• Godwin's Law: Amadeus thinks letting young Cyclops join them would be like inviting teenage Adolf Hitler to join them. This looks extremely harsh, mostly because at the time it happened at the time it still wasn't known what the old Scott did to earn him such scorn. Notably, Death of X reveals old Scott didn't even do the deed. He was already dead and it was all an illusion by Emma Frost during the event which gave him such horrendous publicity. And to top it all off: only a single person actually died outside of "Cyclops" and it was a Heroic Sacrifice making Amadeus come across as even less justified.
  • Heroic Safe Mode: After everything she's been through in The Vision (2015), Viv has elected to eschew emotional experience.
  • Hypocrite:
    • Defied in issue #2. One of the reasons Champions let young Cyclops join them is that they would be hypocrites to judge him on the grounds of what he might do in the future after they stood against predictive justice in Civil War II.
    • Played straight with Kamala. In the first issue, she insisted that there was not going to be a clear leader of their group. By issue #3 she bickers with Amadeus over the fact that she should be the leader since the team was her idea. This ends up bothering Nova to no end.
  • Leader Wannabe: For the first three issues, the team has no clear leader. Kamala (the team's founder) gives orders, but Amadeus, being the smartest member, thinks he should be the one in charge.
    • While Scott doesn't join the team until issue #2, Sam and Viv recommend him as leader out of spite and due to his experience leading the X-Men, respectively. Scott argues neither for nor against this suggestion, but merely concedes that he does indeed have that experience.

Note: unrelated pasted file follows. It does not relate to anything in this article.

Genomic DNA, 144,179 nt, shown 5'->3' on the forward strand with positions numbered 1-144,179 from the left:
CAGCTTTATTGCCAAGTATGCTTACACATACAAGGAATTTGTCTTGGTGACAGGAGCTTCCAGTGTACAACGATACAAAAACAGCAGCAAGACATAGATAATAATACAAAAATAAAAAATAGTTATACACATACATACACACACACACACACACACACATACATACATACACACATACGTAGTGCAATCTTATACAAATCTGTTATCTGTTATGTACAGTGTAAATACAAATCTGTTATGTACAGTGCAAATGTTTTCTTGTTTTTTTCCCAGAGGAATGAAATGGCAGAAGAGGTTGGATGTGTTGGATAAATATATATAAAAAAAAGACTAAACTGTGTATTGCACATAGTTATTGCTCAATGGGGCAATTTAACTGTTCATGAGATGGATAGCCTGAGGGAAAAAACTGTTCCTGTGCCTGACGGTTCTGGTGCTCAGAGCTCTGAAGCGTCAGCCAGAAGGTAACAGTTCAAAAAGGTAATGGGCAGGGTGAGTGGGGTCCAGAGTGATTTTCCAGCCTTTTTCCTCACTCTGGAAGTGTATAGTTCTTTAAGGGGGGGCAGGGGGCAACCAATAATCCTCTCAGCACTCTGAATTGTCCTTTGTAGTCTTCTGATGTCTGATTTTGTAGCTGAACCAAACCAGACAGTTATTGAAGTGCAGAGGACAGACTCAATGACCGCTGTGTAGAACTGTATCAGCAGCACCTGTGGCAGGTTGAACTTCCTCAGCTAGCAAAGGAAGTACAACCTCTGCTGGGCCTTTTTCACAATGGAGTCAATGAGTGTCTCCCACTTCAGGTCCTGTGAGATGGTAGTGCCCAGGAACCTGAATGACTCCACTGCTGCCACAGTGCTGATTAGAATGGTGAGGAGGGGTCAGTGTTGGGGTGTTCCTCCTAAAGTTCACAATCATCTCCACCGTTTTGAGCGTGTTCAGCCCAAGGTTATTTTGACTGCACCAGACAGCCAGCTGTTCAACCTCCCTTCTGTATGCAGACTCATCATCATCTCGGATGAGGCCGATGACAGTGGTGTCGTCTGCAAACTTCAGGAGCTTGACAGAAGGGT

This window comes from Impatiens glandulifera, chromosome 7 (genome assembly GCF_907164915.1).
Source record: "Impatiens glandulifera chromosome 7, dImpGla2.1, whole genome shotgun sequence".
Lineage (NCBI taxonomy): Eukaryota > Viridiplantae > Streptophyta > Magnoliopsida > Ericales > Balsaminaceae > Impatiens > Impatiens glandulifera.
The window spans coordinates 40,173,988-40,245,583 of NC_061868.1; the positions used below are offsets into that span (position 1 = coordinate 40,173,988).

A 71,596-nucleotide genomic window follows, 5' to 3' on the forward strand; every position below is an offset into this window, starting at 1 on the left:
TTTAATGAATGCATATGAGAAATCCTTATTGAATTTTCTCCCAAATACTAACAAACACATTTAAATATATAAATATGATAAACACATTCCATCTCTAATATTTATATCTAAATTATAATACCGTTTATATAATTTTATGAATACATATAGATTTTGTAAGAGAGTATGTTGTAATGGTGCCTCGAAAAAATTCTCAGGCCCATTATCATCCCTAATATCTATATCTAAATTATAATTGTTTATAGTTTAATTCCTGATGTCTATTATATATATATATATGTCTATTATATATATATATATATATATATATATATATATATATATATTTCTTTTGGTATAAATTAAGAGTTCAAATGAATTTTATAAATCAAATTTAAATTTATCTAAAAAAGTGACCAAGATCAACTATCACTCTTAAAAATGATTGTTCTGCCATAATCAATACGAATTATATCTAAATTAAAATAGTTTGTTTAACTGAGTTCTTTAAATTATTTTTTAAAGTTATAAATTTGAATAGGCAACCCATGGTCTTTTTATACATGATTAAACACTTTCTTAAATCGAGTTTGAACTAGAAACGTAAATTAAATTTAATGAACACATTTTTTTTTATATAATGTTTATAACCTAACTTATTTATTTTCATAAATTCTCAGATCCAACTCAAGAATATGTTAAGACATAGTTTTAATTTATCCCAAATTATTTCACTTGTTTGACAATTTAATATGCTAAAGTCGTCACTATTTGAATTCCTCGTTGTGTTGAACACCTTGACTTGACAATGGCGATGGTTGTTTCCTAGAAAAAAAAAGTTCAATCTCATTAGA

• In issue #4, the rest of the team agrees to never elect Cho as their leader after he ends up getting the entire team captured. Cyclops then solidifies Kamala as the leader by defering to her, and she fully takes on the mantle.
  • Leeroy Jenkins:
    Amadeus: Well, Go For Champions! As the leader of this team, I have a plan!
    (Twenty minutes later, aboard the Atlantean ship)
    Miles: BAD PLAN! All those who vote to never, ever consider Hulk our leader, say aye!
    The Champions: AYE!
  • Mythology Gag: A minor one, but issue #24 begins with "We interrupt this program for this Special Bulletin". The same thing was done at the start of Amazing Spider-Man vol. 2 #36. Both issues also involve a Spidey being helpless in stopping a tragedy.
  • Obfuscating Stupidity: You might think Amadeus, while smart, doesn't seem like the eighth smartest person in the world. You'd be wrong, of course; he simply doesn't feel the need to prove it with every word he says. It also gives him plausible deniability so he can use this trope.
    Amadeus: *gets blasted by Cyclops*
    Amadeus: I keep forgetting you can do that!